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Japanese island stops waterfall naming campaign after locals say it already has one

Photographer Futoshi Hamada, right, Amami Mayor Tsuyoshi Asayama, and Deputy Mayor Misao Higashi, left, are seen introducing the newly confirmed waterfall at the city hall in Amami, Kagoshima Prefecture on Sept. 10, 2021. (Mainichi/Kazuaki Kanda)

AMAMI, Kagoshima -- The city of Amami on the southwest Japan island of Amami-Oshima, in Kagoshima Prefecture, canceled a national campaign on Sept. 21 gathering names for a 181-meter waterfall confirmed to be the Kyushu region's largest, after it emerged that the landmark already has names locally.

    The large waterfall on Amami-Oshima Island in Kagoshima Prefecture that was subject to a naming campaign is seen in this image provided Futoshi Hamada.

    Kominato residents' association lobbied the Amami Municipal Government to suspend the campaign. Now, the local government plans to prioritize the views of locals in deciding on the name.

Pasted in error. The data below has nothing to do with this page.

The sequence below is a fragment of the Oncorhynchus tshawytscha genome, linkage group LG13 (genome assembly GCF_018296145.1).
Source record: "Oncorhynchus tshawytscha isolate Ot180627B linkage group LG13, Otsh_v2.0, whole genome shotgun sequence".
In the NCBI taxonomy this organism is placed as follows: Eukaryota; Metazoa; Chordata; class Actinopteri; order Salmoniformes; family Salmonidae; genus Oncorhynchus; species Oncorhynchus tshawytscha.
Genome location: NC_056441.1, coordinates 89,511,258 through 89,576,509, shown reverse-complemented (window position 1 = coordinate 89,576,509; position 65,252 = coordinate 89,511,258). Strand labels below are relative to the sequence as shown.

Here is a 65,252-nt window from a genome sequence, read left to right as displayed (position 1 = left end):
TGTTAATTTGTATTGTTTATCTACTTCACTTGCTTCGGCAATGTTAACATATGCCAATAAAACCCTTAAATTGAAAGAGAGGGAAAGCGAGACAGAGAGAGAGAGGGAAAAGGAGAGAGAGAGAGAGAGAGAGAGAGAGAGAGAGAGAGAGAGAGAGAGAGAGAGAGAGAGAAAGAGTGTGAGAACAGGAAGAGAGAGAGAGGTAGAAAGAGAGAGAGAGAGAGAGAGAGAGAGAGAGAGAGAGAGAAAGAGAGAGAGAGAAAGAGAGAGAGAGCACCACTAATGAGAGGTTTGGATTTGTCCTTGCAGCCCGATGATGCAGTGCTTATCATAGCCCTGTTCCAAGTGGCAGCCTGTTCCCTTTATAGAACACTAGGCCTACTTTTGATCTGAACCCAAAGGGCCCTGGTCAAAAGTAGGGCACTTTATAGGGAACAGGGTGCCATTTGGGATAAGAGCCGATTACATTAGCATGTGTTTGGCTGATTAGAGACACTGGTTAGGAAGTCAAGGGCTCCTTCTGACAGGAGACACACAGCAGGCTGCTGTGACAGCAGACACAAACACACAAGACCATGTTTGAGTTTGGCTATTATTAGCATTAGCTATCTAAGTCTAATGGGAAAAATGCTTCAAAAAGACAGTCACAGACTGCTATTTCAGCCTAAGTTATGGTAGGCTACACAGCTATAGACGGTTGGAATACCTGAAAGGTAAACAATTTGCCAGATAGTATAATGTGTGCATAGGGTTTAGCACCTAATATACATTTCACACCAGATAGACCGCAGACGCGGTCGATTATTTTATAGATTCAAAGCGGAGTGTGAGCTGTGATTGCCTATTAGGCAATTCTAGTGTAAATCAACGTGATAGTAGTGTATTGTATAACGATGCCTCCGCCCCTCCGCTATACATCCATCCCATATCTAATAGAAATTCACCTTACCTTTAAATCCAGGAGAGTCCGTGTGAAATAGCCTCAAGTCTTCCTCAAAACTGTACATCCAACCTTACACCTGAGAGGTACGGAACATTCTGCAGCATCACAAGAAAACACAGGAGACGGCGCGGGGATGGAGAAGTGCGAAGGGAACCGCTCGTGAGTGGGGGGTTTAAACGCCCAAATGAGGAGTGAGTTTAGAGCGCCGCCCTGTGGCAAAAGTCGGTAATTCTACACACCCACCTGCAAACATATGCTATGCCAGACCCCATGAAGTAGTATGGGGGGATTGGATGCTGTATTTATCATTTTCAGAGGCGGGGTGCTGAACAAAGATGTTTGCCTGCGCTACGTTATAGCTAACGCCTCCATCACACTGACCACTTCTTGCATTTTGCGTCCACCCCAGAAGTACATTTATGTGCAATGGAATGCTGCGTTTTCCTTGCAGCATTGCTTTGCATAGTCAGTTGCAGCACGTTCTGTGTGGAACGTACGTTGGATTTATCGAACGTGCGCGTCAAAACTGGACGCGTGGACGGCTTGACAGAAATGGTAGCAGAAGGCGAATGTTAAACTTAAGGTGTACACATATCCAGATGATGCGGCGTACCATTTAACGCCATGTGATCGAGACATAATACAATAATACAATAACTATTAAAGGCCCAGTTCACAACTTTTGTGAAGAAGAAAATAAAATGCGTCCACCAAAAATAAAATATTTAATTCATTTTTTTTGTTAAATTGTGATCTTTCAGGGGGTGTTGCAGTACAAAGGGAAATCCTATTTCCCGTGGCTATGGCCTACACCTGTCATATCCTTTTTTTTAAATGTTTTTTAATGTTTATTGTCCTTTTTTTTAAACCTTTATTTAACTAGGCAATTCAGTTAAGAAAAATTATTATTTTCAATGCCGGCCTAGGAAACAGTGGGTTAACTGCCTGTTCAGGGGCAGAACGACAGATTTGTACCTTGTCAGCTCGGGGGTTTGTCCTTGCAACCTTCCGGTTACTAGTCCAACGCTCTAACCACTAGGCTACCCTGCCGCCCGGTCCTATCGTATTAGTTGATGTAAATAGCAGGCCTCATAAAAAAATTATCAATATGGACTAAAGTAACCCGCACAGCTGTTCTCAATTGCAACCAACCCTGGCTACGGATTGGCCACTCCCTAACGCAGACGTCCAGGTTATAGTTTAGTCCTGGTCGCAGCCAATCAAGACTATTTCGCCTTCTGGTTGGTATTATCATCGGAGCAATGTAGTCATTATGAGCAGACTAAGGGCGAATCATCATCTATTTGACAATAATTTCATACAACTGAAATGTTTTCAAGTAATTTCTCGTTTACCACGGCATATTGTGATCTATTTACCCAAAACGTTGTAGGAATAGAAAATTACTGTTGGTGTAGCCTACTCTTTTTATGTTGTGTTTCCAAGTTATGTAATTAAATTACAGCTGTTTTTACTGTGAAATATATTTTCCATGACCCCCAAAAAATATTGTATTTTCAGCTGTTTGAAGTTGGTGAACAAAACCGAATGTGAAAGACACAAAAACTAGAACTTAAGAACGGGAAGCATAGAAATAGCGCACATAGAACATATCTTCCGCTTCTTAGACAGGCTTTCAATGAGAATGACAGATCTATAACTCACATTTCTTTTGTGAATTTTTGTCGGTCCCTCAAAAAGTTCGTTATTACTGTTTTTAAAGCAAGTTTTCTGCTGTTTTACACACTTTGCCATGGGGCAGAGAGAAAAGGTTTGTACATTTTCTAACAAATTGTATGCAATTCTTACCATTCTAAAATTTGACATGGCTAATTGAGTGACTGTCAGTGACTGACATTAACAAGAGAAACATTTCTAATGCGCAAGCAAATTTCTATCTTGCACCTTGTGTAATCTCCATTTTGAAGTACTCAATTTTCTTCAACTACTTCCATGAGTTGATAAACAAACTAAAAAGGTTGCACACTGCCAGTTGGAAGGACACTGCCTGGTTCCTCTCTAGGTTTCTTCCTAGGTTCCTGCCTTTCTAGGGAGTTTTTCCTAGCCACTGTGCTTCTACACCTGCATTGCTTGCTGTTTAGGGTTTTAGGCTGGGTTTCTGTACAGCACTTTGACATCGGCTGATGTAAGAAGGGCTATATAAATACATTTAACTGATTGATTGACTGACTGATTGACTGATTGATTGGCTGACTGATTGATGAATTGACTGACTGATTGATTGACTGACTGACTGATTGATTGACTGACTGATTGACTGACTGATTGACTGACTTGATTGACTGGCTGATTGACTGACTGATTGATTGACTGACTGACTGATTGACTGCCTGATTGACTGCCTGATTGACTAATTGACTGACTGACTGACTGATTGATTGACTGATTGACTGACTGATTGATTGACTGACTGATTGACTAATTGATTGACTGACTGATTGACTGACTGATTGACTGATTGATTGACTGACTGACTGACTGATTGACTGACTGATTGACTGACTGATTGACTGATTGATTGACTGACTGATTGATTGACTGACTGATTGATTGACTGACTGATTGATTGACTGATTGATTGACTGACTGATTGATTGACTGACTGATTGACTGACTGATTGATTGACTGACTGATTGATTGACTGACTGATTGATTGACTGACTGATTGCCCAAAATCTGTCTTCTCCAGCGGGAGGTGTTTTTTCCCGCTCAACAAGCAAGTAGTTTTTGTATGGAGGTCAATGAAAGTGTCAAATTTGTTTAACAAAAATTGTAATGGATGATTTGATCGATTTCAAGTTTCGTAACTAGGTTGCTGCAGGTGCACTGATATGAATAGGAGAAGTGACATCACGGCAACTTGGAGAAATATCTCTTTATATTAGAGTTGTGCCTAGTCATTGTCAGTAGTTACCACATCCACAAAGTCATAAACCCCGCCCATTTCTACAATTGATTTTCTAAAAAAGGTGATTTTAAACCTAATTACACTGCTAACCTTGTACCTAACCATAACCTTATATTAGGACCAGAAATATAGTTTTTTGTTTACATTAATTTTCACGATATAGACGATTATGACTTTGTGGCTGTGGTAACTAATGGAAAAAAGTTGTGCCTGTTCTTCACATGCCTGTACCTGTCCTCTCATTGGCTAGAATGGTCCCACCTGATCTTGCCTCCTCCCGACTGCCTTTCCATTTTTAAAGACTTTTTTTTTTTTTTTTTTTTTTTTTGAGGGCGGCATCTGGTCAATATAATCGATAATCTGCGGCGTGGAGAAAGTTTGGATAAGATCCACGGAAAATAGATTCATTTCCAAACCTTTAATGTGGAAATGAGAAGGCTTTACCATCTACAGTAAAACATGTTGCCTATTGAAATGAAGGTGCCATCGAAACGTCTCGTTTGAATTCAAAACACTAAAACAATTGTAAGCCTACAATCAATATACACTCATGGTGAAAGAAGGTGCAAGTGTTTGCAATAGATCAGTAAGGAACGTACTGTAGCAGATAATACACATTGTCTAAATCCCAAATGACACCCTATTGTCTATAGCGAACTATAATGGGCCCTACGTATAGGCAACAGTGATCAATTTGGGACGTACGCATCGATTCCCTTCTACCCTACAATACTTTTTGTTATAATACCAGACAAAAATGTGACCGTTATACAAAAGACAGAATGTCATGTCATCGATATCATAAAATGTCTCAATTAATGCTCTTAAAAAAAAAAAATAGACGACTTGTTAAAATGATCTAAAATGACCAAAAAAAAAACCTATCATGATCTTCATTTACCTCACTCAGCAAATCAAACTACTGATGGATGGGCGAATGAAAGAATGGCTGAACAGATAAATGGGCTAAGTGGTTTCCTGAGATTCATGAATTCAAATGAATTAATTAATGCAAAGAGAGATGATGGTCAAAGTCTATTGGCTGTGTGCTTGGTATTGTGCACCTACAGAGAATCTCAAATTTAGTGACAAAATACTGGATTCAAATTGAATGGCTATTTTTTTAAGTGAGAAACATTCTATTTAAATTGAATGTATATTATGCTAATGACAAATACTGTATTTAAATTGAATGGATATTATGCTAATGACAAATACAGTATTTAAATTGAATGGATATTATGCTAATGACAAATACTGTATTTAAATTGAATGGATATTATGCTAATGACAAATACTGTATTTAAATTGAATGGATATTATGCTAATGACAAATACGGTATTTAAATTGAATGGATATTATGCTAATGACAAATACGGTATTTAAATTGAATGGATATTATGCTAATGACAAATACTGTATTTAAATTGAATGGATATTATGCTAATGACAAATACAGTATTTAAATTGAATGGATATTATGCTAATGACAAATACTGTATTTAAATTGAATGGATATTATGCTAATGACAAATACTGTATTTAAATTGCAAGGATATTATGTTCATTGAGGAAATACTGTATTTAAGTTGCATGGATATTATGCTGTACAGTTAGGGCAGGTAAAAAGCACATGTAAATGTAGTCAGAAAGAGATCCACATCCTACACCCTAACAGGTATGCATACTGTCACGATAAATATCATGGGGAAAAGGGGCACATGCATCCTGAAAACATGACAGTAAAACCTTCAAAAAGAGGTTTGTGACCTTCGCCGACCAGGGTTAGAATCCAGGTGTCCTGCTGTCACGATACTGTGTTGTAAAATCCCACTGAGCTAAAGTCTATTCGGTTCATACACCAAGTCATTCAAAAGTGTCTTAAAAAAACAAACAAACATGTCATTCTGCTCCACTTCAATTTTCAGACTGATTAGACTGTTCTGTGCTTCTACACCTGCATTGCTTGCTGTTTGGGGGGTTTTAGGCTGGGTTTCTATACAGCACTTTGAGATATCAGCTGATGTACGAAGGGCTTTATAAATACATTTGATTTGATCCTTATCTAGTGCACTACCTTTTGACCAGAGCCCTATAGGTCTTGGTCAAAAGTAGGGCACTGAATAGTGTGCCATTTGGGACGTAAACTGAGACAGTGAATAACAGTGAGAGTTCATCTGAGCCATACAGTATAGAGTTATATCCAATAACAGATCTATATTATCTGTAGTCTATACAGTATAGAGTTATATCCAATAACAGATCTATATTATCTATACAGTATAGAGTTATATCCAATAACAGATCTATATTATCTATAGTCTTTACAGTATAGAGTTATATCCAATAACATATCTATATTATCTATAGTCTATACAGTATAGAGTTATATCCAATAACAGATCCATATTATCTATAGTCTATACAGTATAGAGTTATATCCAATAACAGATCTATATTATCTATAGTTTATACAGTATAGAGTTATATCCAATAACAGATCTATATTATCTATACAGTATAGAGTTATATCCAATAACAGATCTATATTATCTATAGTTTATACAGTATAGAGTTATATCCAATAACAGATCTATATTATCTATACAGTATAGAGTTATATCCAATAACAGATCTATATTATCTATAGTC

According to the head of the residents' association, based in the city's Nazekominato neighborhood, the waterfall's existence was already known among locals. It reportedly came to be known as "Kurukichi no Taki," translating roughly to black rock falls, and also "Fuchiburu no Taki," or Fuchiburu falls, after the settlement Futsuburu once located at the top of the falls.

    But the city government's position was that "although numerous names are posited to exist, there is no unified name." As a result, it made a call for people nationwide to submit names for the falls when it announced their existence on Sept. 10. The deadline for submissions was to be Oct. 8. It had reportedly received around 3,500 suggestions by the time it accepted the residents' association's requests that calls for submissions be stopped.

    There was no consultation or other investigations with local people ahead of the call for names. Amami Mayor Tsuyoshi Asayama issued a statement of apology: "The checks ahead of it were not sufficient, and we have caused concern for local people." The residents' association head said that "as a region, we're relieved."

    (Japanese original by Kazuaki Kanda, Amami Local Bureau)

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